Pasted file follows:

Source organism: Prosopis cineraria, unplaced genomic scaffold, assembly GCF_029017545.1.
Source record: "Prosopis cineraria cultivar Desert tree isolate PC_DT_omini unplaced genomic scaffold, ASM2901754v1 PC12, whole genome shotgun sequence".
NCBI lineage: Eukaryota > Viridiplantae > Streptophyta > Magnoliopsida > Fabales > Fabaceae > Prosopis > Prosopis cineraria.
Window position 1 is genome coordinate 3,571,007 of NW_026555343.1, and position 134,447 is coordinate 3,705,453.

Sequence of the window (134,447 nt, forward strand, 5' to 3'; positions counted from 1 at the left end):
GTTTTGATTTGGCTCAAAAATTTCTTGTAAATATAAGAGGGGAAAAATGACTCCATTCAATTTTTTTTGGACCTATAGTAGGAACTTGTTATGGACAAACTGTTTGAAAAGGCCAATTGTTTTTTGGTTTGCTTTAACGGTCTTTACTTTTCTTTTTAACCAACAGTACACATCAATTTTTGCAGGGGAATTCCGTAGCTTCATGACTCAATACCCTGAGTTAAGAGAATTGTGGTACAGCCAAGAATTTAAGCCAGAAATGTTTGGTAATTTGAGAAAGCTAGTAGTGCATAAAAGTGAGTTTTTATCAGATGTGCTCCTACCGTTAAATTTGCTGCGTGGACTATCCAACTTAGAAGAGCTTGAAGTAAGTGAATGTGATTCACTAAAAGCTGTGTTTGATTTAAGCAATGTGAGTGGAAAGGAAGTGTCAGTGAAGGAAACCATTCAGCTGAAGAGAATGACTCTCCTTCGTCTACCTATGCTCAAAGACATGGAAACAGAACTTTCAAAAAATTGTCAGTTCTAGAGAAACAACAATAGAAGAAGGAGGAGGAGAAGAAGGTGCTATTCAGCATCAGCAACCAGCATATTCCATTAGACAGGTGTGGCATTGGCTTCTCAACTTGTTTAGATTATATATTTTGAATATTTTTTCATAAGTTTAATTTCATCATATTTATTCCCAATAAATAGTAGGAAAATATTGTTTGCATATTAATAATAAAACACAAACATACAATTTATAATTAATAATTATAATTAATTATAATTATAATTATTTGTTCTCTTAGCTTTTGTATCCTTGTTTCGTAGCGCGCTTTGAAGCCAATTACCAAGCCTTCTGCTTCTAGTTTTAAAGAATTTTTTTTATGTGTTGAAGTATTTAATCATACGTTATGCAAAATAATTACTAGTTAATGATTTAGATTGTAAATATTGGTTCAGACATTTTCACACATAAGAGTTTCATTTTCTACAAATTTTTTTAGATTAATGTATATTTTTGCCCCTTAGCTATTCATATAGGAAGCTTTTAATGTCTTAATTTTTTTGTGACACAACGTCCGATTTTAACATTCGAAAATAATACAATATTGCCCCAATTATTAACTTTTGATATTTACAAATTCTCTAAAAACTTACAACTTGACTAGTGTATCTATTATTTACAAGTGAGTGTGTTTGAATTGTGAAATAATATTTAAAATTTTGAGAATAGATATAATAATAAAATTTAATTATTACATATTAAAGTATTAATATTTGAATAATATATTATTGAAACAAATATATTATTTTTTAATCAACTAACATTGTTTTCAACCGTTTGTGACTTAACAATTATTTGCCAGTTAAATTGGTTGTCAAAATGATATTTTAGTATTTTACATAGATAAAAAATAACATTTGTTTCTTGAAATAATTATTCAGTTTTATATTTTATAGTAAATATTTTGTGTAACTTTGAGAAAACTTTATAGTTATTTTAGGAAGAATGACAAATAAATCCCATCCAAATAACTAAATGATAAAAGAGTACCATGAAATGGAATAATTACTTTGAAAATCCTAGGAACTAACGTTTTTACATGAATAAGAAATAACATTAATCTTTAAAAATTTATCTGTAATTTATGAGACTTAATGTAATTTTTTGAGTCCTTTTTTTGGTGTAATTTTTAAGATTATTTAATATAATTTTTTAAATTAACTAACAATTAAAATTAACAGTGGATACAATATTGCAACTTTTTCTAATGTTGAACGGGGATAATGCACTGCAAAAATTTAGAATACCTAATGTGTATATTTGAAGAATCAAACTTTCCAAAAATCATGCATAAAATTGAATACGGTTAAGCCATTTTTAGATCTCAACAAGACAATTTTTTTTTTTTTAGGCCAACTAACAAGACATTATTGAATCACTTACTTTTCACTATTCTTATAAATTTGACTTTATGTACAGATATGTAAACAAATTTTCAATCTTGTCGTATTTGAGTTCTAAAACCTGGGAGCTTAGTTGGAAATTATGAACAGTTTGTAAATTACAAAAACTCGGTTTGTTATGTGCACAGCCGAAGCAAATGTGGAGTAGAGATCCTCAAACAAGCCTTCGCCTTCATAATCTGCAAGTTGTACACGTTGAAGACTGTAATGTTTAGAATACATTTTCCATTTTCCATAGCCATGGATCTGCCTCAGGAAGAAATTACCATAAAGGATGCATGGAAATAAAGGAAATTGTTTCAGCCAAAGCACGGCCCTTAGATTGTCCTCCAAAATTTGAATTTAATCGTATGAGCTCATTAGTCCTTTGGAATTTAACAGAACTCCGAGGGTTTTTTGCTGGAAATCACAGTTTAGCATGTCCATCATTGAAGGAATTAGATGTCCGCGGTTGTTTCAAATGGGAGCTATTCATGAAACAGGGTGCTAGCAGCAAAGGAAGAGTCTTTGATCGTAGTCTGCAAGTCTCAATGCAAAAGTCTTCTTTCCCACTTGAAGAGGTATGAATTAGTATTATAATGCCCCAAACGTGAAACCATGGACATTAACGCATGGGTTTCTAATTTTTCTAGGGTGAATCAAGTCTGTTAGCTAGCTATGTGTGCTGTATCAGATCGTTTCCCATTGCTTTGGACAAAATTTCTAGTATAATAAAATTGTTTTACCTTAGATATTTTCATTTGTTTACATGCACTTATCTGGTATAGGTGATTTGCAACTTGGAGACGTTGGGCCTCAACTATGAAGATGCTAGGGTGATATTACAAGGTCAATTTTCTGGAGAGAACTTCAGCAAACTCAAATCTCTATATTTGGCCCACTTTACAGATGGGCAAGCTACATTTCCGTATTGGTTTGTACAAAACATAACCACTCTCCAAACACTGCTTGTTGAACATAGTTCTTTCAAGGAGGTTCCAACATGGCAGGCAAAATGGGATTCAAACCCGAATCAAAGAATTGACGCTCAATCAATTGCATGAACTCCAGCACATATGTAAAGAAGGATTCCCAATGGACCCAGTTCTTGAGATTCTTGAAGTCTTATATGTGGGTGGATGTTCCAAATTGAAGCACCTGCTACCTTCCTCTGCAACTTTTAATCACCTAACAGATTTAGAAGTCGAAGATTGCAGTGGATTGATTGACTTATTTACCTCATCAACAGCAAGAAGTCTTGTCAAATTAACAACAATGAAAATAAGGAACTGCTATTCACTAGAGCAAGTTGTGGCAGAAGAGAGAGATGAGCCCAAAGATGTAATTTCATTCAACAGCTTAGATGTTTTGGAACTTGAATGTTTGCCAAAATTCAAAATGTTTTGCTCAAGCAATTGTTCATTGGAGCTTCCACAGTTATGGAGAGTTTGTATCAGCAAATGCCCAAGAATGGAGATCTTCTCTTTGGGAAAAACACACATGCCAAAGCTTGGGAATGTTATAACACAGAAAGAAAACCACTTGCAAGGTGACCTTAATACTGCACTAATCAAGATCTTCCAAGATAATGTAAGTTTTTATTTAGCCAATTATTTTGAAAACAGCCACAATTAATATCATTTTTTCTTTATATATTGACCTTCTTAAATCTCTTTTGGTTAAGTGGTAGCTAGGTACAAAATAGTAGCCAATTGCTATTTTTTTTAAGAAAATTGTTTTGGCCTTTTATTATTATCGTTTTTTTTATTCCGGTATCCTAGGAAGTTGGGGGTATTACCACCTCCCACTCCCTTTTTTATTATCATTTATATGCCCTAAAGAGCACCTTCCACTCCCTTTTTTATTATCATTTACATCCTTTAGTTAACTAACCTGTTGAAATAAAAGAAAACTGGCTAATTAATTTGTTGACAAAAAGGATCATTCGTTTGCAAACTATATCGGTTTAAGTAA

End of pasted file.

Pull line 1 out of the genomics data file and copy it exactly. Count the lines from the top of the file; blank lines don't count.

Source organism: Prosopis cineraria, unplaced genomic scaffold, assembly GCF_029017545.1.